According to independent laboratory tests commissioned by EWG (Environmental Working Group), popular oat cereals, oatmeal, granola, and snack bars come with a hefty dose of the weed-killing poison in Roundup.
You'd think the news that popular breakfast cereals contain the cancer-causing poison glyphosate would sound an alarm, yet I have seen several disinformation articles down-playing the issue with titles such as "How Much of an Herbicide Is Safe in Your Cereal?" and "Don't worry, your cereal probably won't poison you with pesticides".
Really? Come on humans, we certainly can do better for our kids and the environment.
After picking blackberries two weeks ago, and subsequently suffering from the itchiest bites I have ever sustained, I am ready to share the results of my latest inquiry into...
Chiggers=Really Itchy Bites!
It looks like a tick, but only if you use a microscope; these practically invisible mites are the larvae stage of an 8-legged arachnid. Boy's Life states: "Red bugs, chiggers, berry bugs, scrub-itch mites and harvest mites are all terms used to describe members of the family of insects known as Trombiculidae. These reddish-orange mites can be found worldwide, but they really enjoy hanging out in damp, grassy and wooded areas, especially at the edges of forests." Approximately 50,000 species have been described, although there are an estimated 1 million species currently living.
I was lucky, I only picked up about 15 of these tiny creatures while out picking blackberries (which, to add insult to injury, were infested with fruit fly larvae); I woke up in the middle of the night with an intense itching in my belly button-seven bites-and the next morning found an additional eight bites around my waist and in the inside of my elbow and knee. (I am NOT including photos, as my bites are red, crusty, and oozy: impressively disgusting.)
I wondered...spider or flea bites? or, ewwww, bedbugs?
My research led me to confirm a textbook case of chiggers (which I had never heard of) and to the prolonged and continuing study of the most effective way to stop the confounded itching.
First, from Dragonfly Woman:
Unlike many blood feeding insects and their relatives the ticks, chiggers have very short mouthparts. Those little dangly bits at the front end of the chigger in the picture above are the chelicerae, their mouthparts. Now imagine the chigger in that photo shrunk down to a milimeter or a half milimeter in size, their actual size. Like I said – very short mouthparts! Chiggers don’t just eat the top layer of skin cells though – they go for the good stuff underneath. To do this, they pierce the skin with their chelicerae, then inject saliva to digest the tissue and expand the wound. The goop that is produced is slurped up by the chigger. Remarkably, they also inject compounds into the wound that cause an immune response in the host animal, one that hardens the tissue around the bite site. In essence, the hardened tube-shaped structure that forms (called a stylostome) is a straw that expands deeper and deeper into the host. The chigger injects more saliva and sucks up more liquified tissue as the stylostome gets longer and longer. That’s right! Chiggers have tiny mouthparts, but they use their host’s own immune system to enlarge their mouthparts into a stylet like those of mosquitoes or a beak like those found in the true bugs! Now if that isn’t amazing, I’m not sure what is.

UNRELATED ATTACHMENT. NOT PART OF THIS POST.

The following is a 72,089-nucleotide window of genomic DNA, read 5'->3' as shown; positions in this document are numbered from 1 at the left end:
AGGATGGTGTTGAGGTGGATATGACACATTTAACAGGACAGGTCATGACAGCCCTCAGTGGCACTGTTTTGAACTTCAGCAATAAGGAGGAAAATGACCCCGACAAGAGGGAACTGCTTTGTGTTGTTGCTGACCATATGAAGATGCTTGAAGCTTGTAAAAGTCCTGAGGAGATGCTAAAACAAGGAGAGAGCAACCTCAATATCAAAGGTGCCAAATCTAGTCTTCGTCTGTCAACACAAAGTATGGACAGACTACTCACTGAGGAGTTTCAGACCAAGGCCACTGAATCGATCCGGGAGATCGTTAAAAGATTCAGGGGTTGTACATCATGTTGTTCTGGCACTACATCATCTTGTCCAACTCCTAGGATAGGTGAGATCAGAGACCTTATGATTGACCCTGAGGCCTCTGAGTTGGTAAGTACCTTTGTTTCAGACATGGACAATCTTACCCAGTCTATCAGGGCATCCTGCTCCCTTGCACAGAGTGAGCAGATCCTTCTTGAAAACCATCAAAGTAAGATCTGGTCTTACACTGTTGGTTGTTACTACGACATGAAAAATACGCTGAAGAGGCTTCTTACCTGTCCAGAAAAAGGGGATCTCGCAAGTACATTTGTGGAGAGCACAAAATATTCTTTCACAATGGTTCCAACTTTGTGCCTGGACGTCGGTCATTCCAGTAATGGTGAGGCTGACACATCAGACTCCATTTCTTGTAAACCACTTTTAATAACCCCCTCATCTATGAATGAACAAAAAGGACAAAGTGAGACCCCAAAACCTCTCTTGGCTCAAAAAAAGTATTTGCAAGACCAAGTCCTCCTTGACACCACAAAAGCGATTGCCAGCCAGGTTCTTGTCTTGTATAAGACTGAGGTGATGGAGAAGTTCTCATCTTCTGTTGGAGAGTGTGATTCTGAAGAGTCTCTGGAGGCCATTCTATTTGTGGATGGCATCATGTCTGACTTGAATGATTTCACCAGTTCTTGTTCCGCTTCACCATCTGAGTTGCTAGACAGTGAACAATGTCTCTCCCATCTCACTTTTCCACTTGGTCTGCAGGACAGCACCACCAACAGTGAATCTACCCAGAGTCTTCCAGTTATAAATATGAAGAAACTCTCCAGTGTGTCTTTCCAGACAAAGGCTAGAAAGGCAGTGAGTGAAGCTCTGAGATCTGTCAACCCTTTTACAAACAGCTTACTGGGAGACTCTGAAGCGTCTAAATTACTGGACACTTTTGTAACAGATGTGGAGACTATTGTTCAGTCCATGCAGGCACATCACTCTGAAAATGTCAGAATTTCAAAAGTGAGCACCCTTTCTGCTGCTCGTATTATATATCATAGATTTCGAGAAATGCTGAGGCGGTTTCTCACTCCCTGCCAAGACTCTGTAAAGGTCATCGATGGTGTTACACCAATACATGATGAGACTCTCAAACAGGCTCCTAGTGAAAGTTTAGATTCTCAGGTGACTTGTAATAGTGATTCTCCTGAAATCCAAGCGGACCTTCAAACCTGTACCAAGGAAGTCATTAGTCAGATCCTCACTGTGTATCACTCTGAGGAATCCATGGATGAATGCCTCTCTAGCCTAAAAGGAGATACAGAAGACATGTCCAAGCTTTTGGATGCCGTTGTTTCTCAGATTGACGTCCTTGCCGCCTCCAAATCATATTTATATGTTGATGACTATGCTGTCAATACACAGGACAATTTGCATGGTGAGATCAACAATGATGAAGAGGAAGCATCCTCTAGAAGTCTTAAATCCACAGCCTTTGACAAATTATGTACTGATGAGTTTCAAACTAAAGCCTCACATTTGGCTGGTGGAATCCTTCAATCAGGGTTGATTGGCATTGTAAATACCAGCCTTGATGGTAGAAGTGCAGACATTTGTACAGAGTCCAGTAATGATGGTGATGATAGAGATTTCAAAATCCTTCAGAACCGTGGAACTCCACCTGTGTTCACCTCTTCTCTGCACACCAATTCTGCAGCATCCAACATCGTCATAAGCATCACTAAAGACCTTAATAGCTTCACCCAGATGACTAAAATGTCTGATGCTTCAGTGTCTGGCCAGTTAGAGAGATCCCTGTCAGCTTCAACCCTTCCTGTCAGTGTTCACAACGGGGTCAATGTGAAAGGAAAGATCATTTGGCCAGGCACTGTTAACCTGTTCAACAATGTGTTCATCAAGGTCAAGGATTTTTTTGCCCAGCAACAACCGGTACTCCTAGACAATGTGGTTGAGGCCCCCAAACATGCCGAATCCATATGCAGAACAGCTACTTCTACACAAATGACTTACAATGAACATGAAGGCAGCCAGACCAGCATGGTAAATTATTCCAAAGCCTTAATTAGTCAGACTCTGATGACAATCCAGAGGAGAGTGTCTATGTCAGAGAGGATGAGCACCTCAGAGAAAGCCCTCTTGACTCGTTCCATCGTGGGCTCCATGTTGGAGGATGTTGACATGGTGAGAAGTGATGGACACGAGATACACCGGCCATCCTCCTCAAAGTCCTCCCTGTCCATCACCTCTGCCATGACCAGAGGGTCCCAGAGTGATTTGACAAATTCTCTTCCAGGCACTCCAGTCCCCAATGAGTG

So the chigger bites you, dissolves some of your tissue, and eats it. Big deal, right? Wrong! These tiny little creatures are capable of producing some truly awful allergic reactions. These aren’t the send you to the hospital, carry an epi-pen with you kind of response in most people. Instead you itch. You itch like you’ve never itched before. Some people get massive itchy welts. The itching is intense, so severe that people have been known to gouge welts out of their skin as they scratch and many people have reported that the pain of doing this and the ensuing scars are much easier to deal with than the itch of the bites. Now the itching wouldn’t be so bad if it were just a few bites, but most people don’t get that lucky. Instead they get tens or hundreds of bites from many individuals at one time (chiggers tend to be clustered together) that are located in inconvenient places (want to be observed scratching your armpit or your bra straps vigorously hundreds of times per day?) and don’t go away for 5-10 days. That’s right – these little tiny animals can cause massive itching for 10 days or longer! (Are you itchy yet?)